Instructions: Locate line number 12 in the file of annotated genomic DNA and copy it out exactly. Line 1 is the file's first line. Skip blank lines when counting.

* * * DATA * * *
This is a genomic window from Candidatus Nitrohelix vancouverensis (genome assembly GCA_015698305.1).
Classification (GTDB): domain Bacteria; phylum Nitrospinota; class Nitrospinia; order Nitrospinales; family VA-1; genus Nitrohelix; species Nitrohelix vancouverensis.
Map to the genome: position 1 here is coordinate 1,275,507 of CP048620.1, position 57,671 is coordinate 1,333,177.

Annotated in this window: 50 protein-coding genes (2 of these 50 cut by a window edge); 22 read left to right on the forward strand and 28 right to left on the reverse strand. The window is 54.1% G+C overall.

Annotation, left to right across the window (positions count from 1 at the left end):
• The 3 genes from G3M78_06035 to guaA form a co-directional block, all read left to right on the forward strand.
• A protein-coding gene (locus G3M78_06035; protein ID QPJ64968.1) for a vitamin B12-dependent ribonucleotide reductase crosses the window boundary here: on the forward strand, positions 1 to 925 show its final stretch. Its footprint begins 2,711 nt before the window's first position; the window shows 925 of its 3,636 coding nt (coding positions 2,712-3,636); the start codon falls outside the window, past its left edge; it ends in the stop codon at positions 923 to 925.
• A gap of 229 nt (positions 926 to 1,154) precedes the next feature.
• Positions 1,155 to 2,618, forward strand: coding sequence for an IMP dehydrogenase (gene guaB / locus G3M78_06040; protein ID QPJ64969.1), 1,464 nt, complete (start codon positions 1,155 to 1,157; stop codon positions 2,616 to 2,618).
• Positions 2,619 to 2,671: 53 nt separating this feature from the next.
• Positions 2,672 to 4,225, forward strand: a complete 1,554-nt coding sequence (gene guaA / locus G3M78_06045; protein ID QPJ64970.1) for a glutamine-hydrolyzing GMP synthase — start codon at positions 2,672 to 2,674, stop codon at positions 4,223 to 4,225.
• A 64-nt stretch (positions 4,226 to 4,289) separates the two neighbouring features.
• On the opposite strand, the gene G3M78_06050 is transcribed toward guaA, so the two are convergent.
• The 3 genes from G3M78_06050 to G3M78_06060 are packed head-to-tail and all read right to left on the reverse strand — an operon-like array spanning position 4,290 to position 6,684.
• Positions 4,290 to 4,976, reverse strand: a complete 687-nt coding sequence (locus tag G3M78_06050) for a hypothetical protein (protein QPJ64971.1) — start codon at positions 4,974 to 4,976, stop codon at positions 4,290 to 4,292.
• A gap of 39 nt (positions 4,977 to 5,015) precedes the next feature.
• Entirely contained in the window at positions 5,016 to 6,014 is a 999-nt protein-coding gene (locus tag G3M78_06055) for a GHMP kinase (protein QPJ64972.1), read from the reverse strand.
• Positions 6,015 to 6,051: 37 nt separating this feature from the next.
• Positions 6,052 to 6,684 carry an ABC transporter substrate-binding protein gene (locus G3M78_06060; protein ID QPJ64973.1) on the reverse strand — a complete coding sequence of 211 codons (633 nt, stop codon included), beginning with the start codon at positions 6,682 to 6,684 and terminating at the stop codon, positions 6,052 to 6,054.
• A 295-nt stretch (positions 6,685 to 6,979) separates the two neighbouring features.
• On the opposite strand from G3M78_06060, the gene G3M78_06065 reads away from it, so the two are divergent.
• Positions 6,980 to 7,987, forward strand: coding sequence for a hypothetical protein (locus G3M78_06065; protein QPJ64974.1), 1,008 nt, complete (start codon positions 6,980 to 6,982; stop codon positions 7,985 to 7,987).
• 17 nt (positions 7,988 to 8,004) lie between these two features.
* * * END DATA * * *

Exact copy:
• A 64-nt stretch (positions 4,226 to 4,289) separates the two neighbouring features.